Instead of the Fidget Cube, early backers received “a small collection of graphics you can use to add to a Christmas/Hanukkah/holiday/birthday card”. Those with access to a 3D printer were also offered “a printable gift of sorts”.

It was a mess. The “issue”, reportedly, was that when the Antsy Labs team arrived in China to collect their first—large—shipment, flaws they had already pointed out in the prototype were still present in the bulk final product. Refusing to pay the manufacturer the outstanding balance, Antsy Labs was left without product to deliver and an increasingly agitated bunch of customers.

By February of this year nothing had been resolved. A keen backer commented on The Verge Website :

Xris Brown
I backed this project in early September with a December delivery… After update after update that fidget cubes would be shipping soon… and now we’re in February still without. No delivery, no shipping confirmation yet.

I’m disappointed this product hasn’t been managed better. It looks like a great product. Execution has been lacking.

Posted on Feb 7, 2017 | 5:59 PM

There’s a suggestion that the Fidget Cube is possibly a better candidate for focus in the classroom. This is chiefly because the Cube is something you can fidget with under the desk, while your attention remains on the subject in hand.
That wasn’t the worst of Antsy Labs’ problems. Although the company had a patent pending on the Fidget Cube, the sweeping success of the Kickstarter project had drawn the attention of others to the marketability of the product. Pre-market research that in previous times would have cost serious money was up there on the Web for free.

Among others, it attracted the attention of a young entrepreneur, who, although only 24 years old, already had previous experience of the lucrative possibilities of the “knockoff” market. Tapping into the sizeable fortune he’d already made by copy-catting an idea for an inflatable air lounger that had gained a lot of traction on the Indiegogo crowd-funding Website, he wired $3,650 to a Shenzhen factory. Within weeks he received a delivery of 1,000 plastic toy cubes that looked identical to the still unrealised Kickstarter product.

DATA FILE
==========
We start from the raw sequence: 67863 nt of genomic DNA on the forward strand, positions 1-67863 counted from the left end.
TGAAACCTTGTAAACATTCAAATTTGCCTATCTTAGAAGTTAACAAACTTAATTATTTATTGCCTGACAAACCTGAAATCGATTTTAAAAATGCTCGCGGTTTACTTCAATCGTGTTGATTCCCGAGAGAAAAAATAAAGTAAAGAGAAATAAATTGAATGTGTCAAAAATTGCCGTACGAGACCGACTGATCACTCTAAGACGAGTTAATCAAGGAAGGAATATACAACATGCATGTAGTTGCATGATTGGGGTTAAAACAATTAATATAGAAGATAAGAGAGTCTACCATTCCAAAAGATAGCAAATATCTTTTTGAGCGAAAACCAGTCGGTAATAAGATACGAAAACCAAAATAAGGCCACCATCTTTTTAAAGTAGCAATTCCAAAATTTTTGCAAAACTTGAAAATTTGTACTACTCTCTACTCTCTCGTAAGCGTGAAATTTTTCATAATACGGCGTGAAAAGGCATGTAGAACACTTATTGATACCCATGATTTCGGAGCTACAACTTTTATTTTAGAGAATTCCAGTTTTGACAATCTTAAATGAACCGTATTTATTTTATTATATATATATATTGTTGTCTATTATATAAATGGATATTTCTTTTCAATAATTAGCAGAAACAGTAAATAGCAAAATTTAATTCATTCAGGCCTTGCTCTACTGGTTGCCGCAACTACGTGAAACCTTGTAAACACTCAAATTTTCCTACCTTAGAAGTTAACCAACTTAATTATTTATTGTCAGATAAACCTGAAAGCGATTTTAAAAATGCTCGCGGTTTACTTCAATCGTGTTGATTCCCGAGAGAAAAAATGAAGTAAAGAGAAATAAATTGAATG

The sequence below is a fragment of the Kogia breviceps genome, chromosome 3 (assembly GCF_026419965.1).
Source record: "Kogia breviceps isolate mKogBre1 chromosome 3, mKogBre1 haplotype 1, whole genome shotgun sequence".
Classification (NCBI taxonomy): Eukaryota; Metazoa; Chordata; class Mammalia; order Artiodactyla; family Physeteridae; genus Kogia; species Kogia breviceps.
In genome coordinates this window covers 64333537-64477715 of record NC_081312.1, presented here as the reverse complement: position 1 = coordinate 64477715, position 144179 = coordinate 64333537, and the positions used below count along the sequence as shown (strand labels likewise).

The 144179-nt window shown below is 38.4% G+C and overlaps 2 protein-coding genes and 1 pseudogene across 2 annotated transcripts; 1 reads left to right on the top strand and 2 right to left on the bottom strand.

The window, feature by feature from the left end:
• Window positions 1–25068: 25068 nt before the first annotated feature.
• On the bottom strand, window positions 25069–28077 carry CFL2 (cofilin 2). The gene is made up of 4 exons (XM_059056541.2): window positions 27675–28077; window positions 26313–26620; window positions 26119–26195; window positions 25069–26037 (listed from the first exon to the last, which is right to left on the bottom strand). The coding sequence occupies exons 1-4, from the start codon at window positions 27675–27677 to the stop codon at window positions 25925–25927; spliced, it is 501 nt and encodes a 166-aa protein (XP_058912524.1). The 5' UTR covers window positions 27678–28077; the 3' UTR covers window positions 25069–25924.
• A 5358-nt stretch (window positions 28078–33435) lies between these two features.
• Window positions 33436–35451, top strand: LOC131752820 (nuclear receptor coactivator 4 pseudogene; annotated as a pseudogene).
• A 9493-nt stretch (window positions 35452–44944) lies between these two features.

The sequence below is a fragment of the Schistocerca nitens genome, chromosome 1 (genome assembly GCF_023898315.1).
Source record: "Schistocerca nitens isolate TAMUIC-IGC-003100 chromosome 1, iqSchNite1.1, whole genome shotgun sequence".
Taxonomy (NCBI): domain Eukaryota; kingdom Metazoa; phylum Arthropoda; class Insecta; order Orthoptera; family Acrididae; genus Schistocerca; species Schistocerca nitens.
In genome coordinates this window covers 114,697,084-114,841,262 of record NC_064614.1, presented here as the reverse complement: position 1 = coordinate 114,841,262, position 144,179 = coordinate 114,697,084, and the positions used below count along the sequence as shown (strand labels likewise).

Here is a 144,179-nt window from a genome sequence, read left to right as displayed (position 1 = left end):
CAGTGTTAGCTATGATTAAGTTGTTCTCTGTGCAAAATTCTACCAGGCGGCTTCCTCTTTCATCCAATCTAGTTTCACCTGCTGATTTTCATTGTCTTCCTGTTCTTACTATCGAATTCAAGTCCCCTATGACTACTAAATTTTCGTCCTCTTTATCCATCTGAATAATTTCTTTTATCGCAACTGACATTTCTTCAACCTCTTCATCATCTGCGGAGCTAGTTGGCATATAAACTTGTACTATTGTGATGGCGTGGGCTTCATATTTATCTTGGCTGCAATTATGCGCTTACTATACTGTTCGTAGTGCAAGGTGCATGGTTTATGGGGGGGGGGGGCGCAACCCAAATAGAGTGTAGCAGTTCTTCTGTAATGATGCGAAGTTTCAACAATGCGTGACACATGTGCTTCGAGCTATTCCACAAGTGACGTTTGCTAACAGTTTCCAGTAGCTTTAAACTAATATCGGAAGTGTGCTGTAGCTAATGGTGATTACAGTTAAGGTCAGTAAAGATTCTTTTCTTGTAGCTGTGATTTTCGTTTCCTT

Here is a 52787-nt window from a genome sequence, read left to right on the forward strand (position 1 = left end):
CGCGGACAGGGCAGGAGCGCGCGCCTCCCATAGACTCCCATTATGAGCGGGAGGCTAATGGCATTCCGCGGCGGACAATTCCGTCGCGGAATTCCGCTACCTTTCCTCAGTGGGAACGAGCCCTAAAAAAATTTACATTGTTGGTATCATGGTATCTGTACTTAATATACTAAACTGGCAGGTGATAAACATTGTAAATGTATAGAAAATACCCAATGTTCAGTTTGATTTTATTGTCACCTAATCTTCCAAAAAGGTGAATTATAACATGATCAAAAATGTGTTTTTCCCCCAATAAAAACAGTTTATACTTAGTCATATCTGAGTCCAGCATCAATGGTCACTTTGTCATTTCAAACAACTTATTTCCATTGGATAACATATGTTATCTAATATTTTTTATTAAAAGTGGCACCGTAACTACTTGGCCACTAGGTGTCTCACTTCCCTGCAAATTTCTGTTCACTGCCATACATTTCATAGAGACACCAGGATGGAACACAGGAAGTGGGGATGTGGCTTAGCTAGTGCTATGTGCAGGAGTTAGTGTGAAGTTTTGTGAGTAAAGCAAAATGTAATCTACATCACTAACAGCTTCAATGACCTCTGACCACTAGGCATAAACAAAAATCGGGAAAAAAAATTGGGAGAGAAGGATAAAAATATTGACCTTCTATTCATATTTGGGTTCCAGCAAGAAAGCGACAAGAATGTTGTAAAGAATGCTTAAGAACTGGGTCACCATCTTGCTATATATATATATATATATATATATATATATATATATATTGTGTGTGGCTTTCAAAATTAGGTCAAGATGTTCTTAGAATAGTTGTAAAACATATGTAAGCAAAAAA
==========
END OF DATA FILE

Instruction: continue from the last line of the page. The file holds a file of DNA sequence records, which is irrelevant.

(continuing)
He called it the “Stress Cube”. They sold for $19.99 each, at a rate of 100 a day. CNBC reports that the follow-up order, for 15,000, had peak sales of about 500 a day. And the Antsy Labs Fidget Cube was still not shipping.

Dongguan Lanxin Armband Co Ltd is one of the myriad Alibaba factories. Its Fidget Cubes cost less than $2 each for a 3000 piece order and it claims to be able to produce 20,00 pieces a day.

The Stress Cube was only one of the Fidget Cube knock-offs. It seems unlikely that the manufacturer originally approached by Antsy Labs simply landfilled the rejected order. There’s every chance that those Fidget Cubes judged unworthy by the Americans joined others flooding the market over the 2016 Christmas period and beyond.

How many others? Alibaba is a massive Chinese e-commerce company, originally founded to link the vast network of small and large Chinese factories to business customers worldwide. In January of this year CNBC reported that a search on the Alibaba Website for “Fidget Cube” showed more than 13,000 manufacturer listings.

Antsy Labs Fights Back

Derived, probably, from the age-old phase “ants in his pants”, the word “antsy” has been adopted by American informal speech to mean “restless and fidgety”, and, by extension, “stressed to the point of violence”.

While the word might well describe many of its by this time very impatient customers, the company’s execs appeared surprisingly laid back. (Although, maybe, furiously fiddling with their prototype Fidget Cubes under their desks). Co-founder Mark McLachlan told CNBC that competition from knockoffs was simply “the nature of the beast.” Just ensure that the genuine article you’re delivering is a much better product, he said.

Delivering? But when?

By May of this year the Kickstarter investors were getting really antsy. With still nothing to distribute, the campaign had closed and many of the punters reported they were getting no reply to their urgent queries.

But behind the scenes deals were being done. In what appears to be a hasty exit strategy, Antsy Labs sold its worldwide rights and name to the Chinese toy company Zuru. In the second week in May Zuru announced that over the coming months it would be manufacturing the Fidget Cube™, and distributing it to major retailers in the United States, Canada and other countries.